- Poll Thread – Bells on your bikes
My commuter has a bell and its well worth having. Not everyone hears or pays it any regard but some do.
My mountain bike did have one and it was always fun ringing it when following a mate on a trail to add to the pressure of having someone right on your tail Might pop one on the Dyfi Enduro to aid courteous passing.Posted 4 years agolondonerinozMember
I’m surprised anyone on here uses a bell, especially given all the self builds.
In London IME at least it just seems to be the norm to pelt past walkers at 30kph on shared use paths. If it’s busy you slow down a bit, or wait, or politely asked to be let past. Any where’s your bells would just get an eff off because it’s so obviously petty minded rather than genuinely meant.Posted 4 years agojulianwilsonMember
My mate has a whistle (with a pea in it, like a referee’s whistle) hanging off shoulder of camelbak. Not sure it is great for bike/redsock PR but it is funny to see peoples’ faces when they realise who/what/why it is. Whenever I hear a whistle outside my kids’ school playground, my first instinct is that I am in some sort of school/footy/old fashioned gendarme related trouble. 😆Posted 4 years agoD0NKSubscriber
got a horn a couple years ago, quite liked it, honk honk, but in cold weather it was no good. Got an ok ting ting bell on my new commuter and mostly it works better than “excuse me” used to. Plenty of headphone users don’t hear it but if they start complaining they’ve not got a leg to stand on. Got a proper cherching cherching old school type bell but it only fits on slim bars, got it on my SS where shifters normally go 🙂
After my snowdon experience from now on big groups of walkers will get a “CYCLIST!” which the rear most walkers usually shout anyway, I’ll just pre-empt them.Posted 4 years agostewartcSubscriber
Used to always have a bell on my bike but within a year of moving to HK I gave up as the hikers here just don’t seem to respond to them either because they are just not paying attention or have sort of stereo system rigged up to their rucksack (honest!).Posted 4 years ago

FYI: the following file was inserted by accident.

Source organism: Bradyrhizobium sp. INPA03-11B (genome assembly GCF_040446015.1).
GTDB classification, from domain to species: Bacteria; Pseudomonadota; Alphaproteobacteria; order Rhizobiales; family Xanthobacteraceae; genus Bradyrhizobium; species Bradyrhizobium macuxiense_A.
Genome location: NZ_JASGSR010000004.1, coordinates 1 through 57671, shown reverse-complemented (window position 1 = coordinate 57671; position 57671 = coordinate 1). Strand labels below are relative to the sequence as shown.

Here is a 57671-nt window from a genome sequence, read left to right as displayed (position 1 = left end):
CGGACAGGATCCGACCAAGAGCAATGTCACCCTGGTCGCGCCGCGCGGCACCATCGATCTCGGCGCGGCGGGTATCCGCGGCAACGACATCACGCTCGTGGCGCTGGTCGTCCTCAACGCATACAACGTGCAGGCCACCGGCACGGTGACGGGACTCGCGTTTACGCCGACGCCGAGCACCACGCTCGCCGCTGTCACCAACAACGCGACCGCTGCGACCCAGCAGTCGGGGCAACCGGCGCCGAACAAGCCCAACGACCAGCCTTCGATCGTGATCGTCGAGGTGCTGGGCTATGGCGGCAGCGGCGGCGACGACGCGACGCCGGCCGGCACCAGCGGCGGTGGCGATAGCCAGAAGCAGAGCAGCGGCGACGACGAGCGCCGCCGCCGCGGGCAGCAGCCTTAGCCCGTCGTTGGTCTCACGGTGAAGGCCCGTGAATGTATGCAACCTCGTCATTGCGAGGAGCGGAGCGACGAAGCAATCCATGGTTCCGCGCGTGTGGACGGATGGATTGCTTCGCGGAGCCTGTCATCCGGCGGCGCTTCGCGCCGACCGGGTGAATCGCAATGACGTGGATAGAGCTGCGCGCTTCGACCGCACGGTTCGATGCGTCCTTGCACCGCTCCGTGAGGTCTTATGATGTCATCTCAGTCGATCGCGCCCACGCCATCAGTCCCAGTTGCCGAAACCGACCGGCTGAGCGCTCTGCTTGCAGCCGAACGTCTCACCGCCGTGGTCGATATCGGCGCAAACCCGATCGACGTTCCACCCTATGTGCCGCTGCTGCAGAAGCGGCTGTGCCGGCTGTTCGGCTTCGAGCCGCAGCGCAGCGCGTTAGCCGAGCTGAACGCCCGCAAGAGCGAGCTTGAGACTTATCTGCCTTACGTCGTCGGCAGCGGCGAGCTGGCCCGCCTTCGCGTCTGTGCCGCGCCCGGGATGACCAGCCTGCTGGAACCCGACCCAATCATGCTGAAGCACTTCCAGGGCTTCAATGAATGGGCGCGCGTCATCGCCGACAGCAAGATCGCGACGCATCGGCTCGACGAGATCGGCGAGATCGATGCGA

I found that simply shouting excuse me or the Cantonese equivalent is much more affective although a little exhaustive.rogerthecatMember
Bells on all our bikes.
mikewsmith – Member
He turned round an pointed shouting Bike Bike to all who could hear. Then said I should have a bell, as I was going slow I explained that I though Excuse me was more polite….
Just point back and shout “Rambler, Rambler!”
z1ppy – Member
Bells just make them turn round, still blocking the path, and just look at you… wtf is the point of that?
Yeah but then you can see the whites of their eyes and the look of terror as you plough into them,Posted 4 years agothisisnotaspoonMember
where’s your bell?
The correct answer I find is always; “Where’s your bike?” with a suitably puzzled expression.
The PDW ‘king of ding’ from charlie the bikemonger is nice, and sounds pleasingly like those antique mantlepiece clocks you get in national trust houses.
+1, feking anoying on rough singletrack when riding in groups though.Posted 4 years agoBiscuit PoweredMember
I have a bell on both my commuter and my MTBs.
The commuter one is a £1.75 ‘I love my bike’ bell from Wilko, like this:
It’s the continual ringing type. Good and loud, the small single flick/ping bell type are useless on my commute, the sound just doesn’t seem to register with pedestrians unless you’re right on them.
The MTBs on the other hand, have ping bells, purely for the purpose of indicating to your riding group your rating of women, on a 1-5 ping scale as you ride past 😆Posted 4 years ago
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